President Barack Obama really didn’t have much of a choice as to how to begin his White House ceremony honoring the 2014 national champion Ohio State Buckeyes.
“O-H!” he yelled, and the crowd packed into the East Room of the White House on Monday filled in the rest.
Accompanied by OSU football coach Urban Meyer, OSU president Michael Drake and athletic director Gene Smith, Obama took the stage to congratulate the Buckeyes for winning the national title in January by defeating Oregon 42-20 in the first-ever College Football Playoff championship game.
“This was a team of true character, of true resilience,” Obama said. “As I said to them when I had a chance to shake the hands of all the players, everybody is going to go through ups and downs in life, and how folks handle it, how the quarterbacks on this team supported each other, that’s what every organization wants to see — is people stepping up for each other.”
The Buckeyes won despite losing quarterback Braxton Miller to injury before the season began. Then they lost quarterback J.T. Barrett to an injury in the regular-season finale.
Obama’s remarks were part of a whirlwind day that saw the Buckeyes visit the White House, have their photos taken on the steps of the U.S. Capitol, and visit the Martin Luther King Jr. Memorial.
Before the White House ceremony, Obama met privately with the players, greeting them personally. After that, the players filed into a room filled with lawmakers including Sen. Sherrod Brown, D-Ohio, and Reps. Joyce Beatty, D-Jefferson Township, and Marcia Fudge, D-Cleveland, former Ohio State wide receiver and NFL great Cris Carter and two-time Heisman Trophy winner Archie Griffin.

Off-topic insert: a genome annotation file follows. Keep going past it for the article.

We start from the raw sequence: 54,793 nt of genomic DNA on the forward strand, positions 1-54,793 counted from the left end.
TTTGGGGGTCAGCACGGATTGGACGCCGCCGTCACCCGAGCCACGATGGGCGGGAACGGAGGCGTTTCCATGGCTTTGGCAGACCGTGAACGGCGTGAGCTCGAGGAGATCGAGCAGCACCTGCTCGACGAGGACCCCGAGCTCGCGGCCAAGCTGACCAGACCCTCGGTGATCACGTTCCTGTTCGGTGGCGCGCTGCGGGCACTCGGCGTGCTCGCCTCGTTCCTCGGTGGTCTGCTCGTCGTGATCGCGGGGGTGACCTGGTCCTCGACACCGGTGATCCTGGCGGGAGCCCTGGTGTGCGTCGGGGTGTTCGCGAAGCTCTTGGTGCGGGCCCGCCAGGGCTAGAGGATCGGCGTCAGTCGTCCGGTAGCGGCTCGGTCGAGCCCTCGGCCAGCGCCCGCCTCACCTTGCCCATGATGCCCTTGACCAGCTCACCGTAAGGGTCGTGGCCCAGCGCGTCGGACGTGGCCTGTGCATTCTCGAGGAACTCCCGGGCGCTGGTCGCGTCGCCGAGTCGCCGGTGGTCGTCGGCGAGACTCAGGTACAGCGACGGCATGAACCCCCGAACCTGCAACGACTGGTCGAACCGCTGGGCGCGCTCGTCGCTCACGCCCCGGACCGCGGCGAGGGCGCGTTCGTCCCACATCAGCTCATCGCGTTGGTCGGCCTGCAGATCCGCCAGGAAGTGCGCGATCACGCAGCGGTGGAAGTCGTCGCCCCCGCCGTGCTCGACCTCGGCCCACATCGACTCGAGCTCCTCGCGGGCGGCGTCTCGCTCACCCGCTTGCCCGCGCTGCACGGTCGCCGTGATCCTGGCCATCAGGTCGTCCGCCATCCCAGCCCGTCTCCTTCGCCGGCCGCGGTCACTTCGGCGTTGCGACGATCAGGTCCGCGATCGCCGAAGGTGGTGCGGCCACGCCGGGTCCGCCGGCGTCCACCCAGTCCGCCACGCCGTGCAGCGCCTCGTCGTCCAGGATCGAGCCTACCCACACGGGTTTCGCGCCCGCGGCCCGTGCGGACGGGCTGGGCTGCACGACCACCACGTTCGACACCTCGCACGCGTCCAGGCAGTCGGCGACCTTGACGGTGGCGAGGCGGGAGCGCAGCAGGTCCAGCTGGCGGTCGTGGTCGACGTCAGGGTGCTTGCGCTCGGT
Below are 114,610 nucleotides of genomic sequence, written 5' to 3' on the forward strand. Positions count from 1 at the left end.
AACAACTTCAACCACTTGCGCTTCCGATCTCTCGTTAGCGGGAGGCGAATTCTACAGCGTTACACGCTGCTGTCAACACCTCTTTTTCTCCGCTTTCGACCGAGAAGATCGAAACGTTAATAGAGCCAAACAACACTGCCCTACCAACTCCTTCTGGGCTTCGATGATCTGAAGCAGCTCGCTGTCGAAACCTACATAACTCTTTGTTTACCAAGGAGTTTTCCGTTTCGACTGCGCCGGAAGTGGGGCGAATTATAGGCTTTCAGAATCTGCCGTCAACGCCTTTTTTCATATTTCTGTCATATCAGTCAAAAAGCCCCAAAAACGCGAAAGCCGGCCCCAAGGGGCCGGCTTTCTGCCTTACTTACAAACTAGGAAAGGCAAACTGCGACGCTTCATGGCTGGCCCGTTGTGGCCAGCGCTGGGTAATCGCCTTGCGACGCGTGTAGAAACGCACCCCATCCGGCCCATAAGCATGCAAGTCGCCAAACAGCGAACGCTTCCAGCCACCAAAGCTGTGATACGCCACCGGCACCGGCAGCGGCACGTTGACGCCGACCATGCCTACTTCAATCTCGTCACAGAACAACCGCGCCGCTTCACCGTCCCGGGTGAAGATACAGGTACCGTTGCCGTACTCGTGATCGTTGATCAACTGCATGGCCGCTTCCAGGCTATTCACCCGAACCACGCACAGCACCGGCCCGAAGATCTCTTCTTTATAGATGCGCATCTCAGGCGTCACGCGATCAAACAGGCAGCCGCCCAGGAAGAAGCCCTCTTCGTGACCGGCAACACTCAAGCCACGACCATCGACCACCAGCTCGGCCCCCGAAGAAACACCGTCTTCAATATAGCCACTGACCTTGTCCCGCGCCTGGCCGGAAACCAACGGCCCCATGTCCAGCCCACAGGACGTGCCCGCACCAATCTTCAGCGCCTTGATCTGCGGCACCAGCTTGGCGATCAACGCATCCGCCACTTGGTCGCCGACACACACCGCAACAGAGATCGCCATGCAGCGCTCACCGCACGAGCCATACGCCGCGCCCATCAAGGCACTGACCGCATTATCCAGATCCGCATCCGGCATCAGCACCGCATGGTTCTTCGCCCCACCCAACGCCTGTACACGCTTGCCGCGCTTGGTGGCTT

Later, the team — visibly exhausted — sat on the steps of the Capitol for a group picture with members of the Ohio congressional delegation. They did so after a tour of the Capitol organized by Rep. Pat Tiberi, R-Genoa Township.
It was, as Meyer said, something the players could “tell their children’s children about.”
“This entire experience has been amazing,” said OSU wide receiver Evan Spencer, who was singled out by Obama in the White House for “his selfless play, great blocking, and even a perfectly thrown touchdown pass to Michael Thomas in the Sugar Bowl.”
Spencer, who was astonished to get a shout-out by the commander-in-chief, had someone on his mind.
“I know my mom is probably freaking out,” he said, saying she was probably “texting me right now.”
“That speech alone will be in my memory forever,” he said.
But Spencer wasn’t the only Buckeye singled out during 10 minutes of remarks that also saw the president joke that he ”could throw a football 75 yards also.”
Obama mentioned all three quarterbacks and praised defensive end Joey Bosa, provoking one of Bosa’s celebratory shrugs, and complimented the rising junior’s haircut.
“I actually like it shorter,” Obama said.
“That would be for you,” Bosa replied, unflappable.
And the president offered praise to running back and championship game MVP Ezekiel Elliott, known for his half shirts on the field. “Thanks for tucking in your shirt today,” Obama teased. “We appreciate that.”
The Buckeyes, Florida State, Alabama and Oregon were selected as the four teams to play in the first-ever College Football Playoff. Ohio State defeated No. 1 Alabama, 42-35, to advance to the title game.
Obama lauded the team for the more than 1,000 hours of community service and charitable efforts that they have completed in central Ohio.
“The love between this team and their community is mutual,” he said. “I will say when you get 100,000 fans to show up to a practice — I think it’s fair to say that your fans are a little crazy.”
Jack Torry contributed to this report.
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